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Padres welcome back Interleague Play

Padres welcome back Interleague Play

SAN DIEGO -- Interleague Play has probably never looked quite so good to the Padres.

On Friday, San Diego jumps back into Interleague Play when it hosts Seattle in a three-game series at PETCO Park.

The Padres, who last month took two of three from the Mariners at Safeco Field, will play their next nine games against American League teams -- all at home.

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Two of San Diego's opponents -- the Mariners (23-37) and the Orioles (17-43) -- are in last place in their respective divisions.

The Blue Jays, the third AL team the Padres will see in this homestand, are 34-27 and in fourth place in the AL East.

Of course, all three teams will have to do without the designated hitter, which could give San Diego (34-25) an advantage.

"Yeah, the Blue Jays I don't think have ever come to San Diego," Padres manager Bud Black said on Thursday. "They got a bat taken out of their lineup, they have to play a National League style of game, but it still comes down to pitching, defense [and] timely hitting.

"The Blue Jays are playing well. The Mariners -- I think we've got [Cliff] Lee and [Felix] Hernandez -- they're always tough, but we're looking forward to getting back home."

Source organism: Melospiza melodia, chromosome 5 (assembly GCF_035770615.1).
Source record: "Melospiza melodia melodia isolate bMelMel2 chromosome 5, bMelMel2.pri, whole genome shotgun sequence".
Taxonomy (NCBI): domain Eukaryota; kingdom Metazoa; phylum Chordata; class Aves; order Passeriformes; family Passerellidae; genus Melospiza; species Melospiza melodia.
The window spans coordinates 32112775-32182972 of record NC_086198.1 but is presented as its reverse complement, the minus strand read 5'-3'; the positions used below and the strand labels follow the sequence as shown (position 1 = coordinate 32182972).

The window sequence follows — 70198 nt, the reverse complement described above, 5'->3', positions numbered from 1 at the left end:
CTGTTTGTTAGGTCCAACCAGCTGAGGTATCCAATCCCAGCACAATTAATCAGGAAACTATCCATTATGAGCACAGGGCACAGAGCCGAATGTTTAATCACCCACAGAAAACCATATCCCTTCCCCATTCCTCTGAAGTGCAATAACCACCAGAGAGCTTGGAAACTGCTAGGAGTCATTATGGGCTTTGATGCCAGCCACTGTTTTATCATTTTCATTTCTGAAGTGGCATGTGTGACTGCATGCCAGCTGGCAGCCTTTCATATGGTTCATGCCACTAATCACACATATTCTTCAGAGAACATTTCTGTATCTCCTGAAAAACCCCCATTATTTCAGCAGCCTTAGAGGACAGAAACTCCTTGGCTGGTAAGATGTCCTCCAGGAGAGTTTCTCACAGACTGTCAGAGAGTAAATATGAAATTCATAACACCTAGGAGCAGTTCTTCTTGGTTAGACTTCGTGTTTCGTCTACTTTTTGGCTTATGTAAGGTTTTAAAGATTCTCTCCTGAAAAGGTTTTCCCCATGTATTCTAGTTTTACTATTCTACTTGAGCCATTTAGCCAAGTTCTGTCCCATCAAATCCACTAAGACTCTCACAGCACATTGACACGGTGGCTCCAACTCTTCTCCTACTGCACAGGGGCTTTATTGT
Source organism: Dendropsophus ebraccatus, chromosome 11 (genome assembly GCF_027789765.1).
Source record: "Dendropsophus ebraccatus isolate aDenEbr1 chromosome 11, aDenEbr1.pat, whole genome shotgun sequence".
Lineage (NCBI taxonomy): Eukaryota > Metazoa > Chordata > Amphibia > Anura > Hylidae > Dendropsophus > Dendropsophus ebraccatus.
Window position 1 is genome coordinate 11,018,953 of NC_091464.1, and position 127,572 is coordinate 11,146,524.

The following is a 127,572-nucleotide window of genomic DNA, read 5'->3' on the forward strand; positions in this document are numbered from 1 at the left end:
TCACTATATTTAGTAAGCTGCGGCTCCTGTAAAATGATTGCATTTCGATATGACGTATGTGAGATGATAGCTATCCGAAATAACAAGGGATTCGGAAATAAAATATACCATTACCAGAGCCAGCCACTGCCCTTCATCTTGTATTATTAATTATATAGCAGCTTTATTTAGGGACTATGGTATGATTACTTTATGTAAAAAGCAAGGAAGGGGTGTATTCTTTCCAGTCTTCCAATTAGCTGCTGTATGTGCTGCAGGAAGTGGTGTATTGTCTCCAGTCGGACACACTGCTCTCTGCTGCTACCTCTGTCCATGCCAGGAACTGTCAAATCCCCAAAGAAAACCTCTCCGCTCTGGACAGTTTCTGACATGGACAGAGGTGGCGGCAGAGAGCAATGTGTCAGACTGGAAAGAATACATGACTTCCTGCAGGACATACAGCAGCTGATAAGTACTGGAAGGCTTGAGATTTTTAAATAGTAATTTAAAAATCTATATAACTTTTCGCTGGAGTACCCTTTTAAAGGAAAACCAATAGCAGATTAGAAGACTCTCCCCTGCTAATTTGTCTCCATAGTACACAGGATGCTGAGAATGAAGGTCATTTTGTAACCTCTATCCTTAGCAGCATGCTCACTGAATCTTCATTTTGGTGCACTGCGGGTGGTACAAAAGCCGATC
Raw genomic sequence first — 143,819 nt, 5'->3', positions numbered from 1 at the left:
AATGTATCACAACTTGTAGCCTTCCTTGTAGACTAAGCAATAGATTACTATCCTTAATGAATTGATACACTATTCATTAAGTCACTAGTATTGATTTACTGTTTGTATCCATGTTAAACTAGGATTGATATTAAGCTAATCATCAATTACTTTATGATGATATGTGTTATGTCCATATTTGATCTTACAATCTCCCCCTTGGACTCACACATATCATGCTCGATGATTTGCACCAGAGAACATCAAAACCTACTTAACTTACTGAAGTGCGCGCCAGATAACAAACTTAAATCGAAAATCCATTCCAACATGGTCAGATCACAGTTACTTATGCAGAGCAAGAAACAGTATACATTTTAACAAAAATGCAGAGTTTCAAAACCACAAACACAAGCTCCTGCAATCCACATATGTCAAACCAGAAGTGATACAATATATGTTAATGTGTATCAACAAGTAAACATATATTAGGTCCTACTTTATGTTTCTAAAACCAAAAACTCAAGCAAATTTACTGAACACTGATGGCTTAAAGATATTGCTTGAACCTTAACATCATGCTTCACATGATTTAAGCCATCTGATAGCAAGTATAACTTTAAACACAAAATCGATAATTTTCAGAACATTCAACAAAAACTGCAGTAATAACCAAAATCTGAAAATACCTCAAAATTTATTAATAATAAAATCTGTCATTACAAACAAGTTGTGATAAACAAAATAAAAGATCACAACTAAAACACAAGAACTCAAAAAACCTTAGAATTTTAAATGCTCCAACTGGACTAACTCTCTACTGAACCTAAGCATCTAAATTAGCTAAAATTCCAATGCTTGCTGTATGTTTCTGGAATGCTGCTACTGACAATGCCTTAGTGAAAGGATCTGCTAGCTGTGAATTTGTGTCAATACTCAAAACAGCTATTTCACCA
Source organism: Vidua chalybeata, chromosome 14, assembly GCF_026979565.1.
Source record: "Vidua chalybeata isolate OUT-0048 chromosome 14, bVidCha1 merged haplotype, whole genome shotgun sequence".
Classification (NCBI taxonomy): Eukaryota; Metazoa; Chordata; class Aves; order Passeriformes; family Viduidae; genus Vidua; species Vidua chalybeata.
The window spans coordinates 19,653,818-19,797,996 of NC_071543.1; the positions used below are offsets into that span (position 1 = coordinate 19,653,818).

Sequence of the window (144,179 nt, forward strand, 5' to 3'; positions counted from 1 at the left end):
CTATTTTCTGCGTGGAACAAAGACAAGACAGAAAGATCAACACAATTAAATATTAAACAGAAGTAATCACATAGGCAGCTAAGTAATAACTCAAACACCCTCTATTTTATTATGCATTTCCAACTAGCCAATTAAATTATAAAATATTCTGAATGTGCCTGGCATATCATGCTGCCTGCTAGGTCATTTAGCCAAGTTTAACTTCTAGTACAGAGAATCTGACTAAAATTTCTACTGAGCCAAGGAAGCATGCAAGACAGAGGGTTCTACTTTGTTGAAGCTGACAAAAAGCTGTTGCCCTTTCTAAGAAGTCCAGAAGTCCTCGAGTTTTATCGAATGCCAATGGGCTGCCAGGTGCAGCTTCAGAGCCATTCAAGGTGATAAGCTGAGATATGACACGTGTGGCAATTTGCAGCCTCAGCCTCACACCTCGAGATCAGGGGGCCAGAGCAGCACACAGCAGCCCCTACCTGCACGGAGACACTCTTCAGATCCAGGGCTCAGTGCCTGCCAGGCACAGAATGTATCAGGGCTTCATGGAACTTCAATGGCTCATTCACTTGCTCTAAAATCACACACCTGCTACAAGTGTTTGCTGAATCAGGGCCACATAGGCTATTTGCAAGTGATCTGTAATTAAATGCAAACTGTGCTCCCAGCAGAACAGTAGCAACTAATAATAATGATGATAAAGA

The Padres split a day-night doubleheader in New York on Thursday to finish a 3-4 road trip against the Phillies and Mets.

Last month in Seattle, San Diego dropped the opening game of the series, though the club touched Lee for seven earned runs in 6 1/3 innings in a 15-8 loss. The Padres won the final two games of the series, 2-1 and 8-1.

"It's just nice to get back home," said San Diego pitcher Jon Garland. "We play really good baseball there, and it'll be nice to get back home, even though we'll be getting home late tonight, our bodies will have to adapt back, but it will just be nice to get back home regardless of who we're playing."

The Padres will conclude Interleague Play when they face Tampa Bay on the road for three games beginning on June 22.

Corey Brock is a reporter for MLB.com. This story was not subject to the approval of Major League Baseball or its clubs.

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